Korean officials are currently organizing the details of this auction and the date has not yet been announced. Most would agree that they stand to make a pretty penny. The assailant in the case was sentenced to jail time and a $640,000 fine.
This case set legal precedent in the country. The lower courts initially ruled that the culprit’s crypto couldn’t be forfeited. It wasn’t until the case was heard by the nation’s Supreme Court, that the decision was made to keep the confiscated crypto.
USA – Opioid Ring Bust (N/A)
A recent opioid ring bust turned up some profits for Utah law enforcement when they discovered a bounty of previously unknown crypto. Authorities had been watching Utah-native Aaron Shamo for years. After collecting enough evidence against the drug kingpin, authorities arrested Shamo at his suburban Salt Lake City home.
Aaron Shamo is charged with running a multi-million dollar opioid operation that spanned the entire state. Authorities seized 513.1490393 BTC and 512.9274588 BCH from the assailant. According to court documents, the crypto is to be traded via exchanges at a rate of 50 coins per exchange. This method was prescribed to avoid any losses due to unknown factors in the cryptomarket.
London – Hacker Bust (N/A)
British law enforcement arrested the notorious London hacker “Courvoisier” while he was quietly riding the train last year. The 25-year-old computer whiz had tortured London business owners for years. He is credited with hacking more than 100 companies and thousands of individuals.
The hacker, now known to be London-native Grant West, would send phishing emails to individuals and get them to reveal sensitive data that he would then sell on the darknet. The police were careful to only arrest Grant once he was logged on to his laptop. Undercover agents posed as train riders to get close enough to distract the individual and snatch his laptop before he could log off. When authorities searched his PC, they found copies of his private keys stored in his data.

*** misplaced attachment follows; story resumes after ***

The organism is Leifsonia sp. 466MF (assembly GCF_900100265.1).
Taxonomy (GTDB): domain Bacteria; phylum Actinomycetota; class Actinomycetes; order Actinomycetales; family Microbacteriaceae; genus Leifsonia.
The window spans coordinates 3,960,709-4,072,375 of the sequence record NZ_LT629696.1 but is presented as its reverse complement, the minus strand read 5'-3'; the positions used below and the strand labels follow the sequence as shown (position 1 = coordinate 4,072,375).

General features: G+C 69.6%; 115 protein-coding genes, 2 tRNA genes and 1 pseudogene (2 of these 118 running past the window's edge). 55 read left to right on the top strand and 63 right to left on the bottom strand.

Bulgaria – Bulgarian Billionaires Buying Bitcoin ($3.3B)
In May 2017, Bulgarian law enforcement hit the motherlode of crypto confiscations. After busting a ring of EU customs dodgers, authorities stumbled upon a bounty of 200,000 BTC. The crypto was worth $3.3 billion at the time of seizure. BTC had a value of $15,524 when this incident occurred. Today that confiscation would be worth around $1,530,800,000.
Authorities claim that the organization was able to hack into the Bulgarian Customs’ computer system and waive all customs charges. This hack allowed the organization to reap huge profits and then invest those profits into BTC.
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Cryptocurrencies can provide users with more anonymity and, as you now know, this has attracted the attention of some unsavory individuals. Thankfully, law enforcement agencies from around the globe are taking the necessary steps to prevent criminal activities in the space. In the future, you can expect to see a combination of improved tactics and more targeted legislation to help curb these activities.